How can I lower my creatinine level?

Creatinine is a metabolite of muscle breakdown, and depending on muscle mass, is produced at a constant rate by the body. It is produced from creatine, which is important for energy production in muscles. The kidneys are responsible for filtering creatinine out of the blood and excreting it in the urine. Thus, if your kidneys are malfunctioning, blood levels of creatinine will rise. With that said, measuring blood creatinine levels are a good surrogate for kidney function.

Typical levels of creatinine in the blood range from 0.6 to 1.2 mg/dl in adult males and 0.5 to 1.1 mg/dl in adult females. Muscular adults may have more creatinine in their blood as a function of muscle mass, while elderly people often have lower levels. Creatinine levels in excess of 10 mg/dl in adults may be indicative of severe kidney impairment.

The most common cause of increased creatinine levels is kidney impairment or any disease causing kidney impairment, including high blood pressure, diabetes, dehydration, shock, congestive heart failure or bladder outlet obstruction. Creatinine levels can become falsely elevated due to certain medications (including ibuprofin and some blood pressure drugs), after the ingestion of large amounts of dietary meat or creatine supplements and during strenuous exercise. Reducing your protein intake and increasing your fluid intake are two easy ways to lower your creatinine level. Furthermore, management of diabetes, high blood pressure and urinary tract health can also help lower your creatinine levels.

Being that creatinine levels are a measure of kidney function, focusing on lowering your creatinine level should not be of utmost importance. You should consult your physician, discuss options and establish and accomplish a plan for the treatment of elevated creatinine levels.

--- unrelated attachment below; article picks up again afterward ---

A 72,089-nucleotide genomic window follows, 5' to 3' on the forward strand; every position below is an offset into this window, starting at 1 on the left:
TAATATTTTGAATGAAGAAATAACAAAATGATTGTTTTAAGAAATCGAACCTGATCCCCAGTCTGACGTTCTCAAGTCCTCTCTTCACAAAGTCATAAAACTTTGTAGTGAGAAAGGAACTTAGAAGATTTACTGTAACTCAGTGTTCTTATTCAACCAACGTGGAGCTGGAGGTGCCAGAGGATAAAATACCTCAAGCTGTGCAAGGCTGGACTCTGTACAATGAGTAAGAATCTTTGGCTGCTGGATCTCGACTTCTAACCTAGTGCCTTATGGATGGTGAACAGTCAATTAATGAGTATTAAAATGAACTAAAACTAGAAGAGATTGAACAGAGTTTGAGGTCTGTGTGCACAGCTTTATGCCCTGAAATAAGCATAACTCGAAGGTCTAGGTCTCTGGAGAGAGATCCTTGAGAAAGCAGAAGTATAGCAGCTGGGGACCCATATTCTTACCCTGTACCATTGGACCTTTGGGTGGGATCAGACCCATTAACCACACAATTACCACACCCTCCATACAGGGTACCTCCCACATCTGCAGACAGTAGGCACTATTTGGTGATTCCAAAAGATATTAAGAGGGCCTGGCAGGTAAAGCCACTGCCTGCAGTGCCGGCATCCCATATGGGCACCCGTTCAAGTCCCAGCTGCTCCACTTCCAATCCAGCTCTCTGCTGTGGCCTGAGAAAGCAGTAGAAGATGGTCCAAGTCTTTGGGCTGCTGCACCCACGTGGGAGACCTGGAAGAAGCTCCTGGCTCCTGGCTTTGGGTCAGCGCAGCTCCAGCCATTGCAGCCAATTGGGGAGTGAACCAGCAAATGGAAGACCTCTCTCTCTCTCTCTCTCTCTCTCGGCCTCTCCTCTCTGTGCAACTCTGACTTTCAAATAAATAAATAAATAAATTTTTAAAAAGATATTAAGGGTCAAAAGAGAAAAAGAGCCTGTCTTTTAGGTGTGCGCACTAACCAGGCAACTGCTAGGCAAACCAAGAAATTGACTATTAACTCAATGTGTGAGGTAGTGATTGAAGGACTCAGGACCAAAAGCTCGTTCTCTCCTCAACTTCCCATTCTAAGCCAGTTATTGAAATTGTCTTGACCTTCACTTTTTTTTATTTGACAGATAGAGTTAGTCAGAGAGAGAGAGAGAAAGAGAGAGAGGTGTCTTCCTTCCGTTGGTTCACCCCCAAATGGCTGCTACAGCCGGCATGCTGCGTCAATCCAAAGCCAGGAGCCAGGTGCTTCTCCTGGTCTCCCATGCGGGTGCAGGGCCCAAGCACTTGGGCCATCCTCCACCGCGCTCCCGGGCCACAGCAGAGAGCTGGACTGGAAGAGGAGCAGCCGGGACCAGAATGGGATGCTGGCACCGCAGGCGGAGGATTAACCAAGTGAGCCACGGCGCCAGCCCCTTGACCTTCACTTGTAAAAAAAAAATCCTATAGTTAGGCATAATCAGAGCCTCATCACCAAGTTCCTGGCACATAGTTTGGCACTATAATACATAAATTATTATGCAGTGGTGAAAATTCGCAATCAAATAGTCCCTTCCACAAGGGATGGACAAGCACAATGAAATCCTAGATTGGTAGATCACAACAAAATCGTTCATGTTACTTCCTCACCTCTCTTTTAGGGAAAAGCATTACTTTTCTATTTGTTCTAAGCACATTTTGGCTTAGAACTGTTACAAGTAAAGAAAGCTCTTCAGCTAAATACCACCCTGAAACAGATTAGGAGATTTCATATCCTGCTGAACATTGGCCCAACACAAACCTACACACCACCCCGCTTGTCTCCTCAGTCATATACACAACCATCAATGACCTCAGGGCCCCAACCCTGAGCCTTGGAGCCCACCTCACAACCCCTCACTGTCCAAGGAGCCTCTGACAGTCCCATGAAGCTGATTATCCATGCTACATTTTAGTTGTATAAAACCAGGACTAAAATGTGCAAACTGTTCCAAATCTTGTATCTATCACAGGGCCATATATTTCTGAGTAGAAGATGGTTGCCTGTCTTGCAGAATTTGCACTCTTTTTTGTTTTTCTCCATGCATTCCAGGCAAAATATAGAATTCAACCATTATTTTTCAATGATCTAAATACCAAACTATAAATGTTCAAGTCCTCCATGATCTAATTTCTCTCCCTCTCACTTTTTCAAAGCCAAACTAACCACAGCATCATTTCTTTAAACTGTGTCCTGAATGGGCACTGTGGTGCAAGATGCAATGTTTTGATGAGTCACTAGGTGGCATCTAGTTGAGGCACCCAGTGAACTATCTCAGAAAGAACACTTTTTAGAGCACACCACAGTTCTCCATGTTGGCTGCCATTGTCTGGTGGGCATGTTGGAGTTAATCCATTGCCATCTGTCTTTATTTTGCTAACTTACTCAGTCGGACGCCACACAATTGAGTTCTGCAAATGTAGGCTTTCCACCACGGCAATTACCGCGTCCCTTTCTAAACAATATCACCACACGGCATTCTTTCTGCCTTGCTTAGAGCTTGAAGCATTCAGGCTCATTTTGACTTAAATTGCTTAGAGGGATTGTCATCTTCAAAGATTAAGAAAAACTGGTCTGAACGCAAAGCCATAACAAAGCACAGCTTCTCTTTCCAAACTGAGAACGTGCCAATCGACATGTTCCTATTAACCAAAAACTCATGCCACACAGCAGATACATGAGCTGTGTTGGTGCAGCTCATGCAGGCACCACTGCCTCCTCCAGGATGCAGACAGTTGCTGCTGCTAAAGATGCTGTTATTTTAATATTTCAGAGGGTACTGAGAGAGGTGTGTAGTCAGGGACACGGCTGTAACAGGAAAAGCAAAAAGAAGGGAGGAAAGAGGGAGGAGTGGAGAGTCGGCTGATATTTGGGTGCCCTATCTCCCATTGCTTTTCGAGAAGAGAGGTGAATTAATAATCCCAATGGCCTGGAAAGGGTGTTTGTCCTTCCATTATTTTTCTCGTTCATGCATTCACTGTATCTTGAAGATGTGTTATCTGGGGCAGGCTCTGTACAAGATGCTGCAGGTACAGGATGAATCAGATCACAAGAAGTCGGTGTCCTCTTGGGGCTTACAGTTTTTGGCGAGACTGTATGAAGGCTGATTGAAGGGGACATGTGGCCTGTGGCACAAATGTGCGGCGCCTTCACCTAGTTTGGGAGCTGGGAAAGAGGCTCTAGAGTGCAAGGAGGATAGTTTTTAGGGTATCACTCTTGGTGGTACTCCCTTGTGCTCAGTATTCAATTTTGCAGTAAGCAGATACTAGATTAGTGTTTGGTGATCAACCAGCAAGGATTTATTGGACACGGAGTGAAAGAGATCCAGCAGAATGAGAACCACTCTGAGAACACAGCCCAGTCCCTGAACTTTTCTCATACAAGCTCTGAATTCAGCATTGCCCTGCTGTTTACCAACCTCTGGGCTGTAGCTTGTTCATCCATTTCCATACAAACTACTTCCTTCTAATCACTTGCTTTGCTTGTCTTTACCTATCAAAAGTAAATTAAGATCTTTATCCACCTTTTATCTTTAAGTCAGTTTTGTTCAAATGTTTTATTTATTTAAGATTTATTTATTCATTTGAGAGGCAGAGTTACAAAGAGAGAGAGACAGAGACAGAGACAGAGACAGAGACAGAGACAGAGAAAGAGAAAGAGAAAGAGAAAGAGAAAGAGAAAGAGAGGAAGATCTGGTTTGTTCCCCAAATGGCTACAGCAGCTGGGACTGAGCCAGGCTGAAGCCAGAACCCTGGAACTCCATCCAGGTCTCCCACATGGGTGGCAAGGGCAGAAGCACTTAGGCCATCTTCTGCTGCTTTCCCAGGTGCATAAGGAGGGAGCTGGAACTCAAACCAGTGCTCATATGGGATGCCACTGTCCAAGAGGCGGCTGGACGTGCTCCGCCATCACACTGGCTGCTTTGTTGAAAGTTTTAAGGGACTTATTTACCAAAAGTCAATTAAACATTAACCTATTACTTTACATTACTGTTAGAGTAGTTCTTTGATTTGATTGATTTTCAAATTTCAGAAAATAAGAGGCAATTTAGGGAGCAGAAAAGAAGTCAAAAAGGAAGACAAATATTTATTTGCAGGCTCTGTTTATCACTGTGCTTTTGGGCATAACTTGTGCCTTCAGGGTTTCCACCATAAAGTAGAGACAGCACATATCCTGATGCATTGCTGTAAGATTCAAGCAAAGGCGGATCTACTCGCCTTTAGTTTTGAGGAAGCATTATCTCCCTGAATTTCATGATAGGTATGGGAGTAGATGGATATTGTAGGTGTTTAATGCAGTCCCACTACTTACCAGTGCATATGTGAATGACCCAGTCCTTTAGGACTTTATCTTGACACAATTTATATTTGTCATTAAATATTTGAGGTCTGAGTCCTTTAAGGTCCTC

Continue Learning about Dietary Supplements

Dietary Supplements

Whether you're visiting the drug store, grocery or natural food shop you'll likely find an aisle where there are jars and bottles of things for you to put in your body that are neither foods nor medicines. Ranging from vitamins an...

d minerals to fiber and herbal remedies, these supplements are not regulated in the same way as either food or medicine. Some of them are backed by solid research, others are folk remedies or proprietary cures. If your diet does not include enough of certain vitamins or minerals, a supplement may be a good idea. Natural treatment for conditions like constipation may be effective. But because these substances are unregulated, it is always a good idea to educate yourself about the products and to use common sense when taking them. This is even more true if you are pregnant or taking a medicine that may be affected by supplements.

Important: This content reflects information from various individuals and organizations and may offer alternative or opposing points of view. It should not be used for medical advice, diagnosis or treatment. As always, you should consult with your healthcare provider about your specific health needs.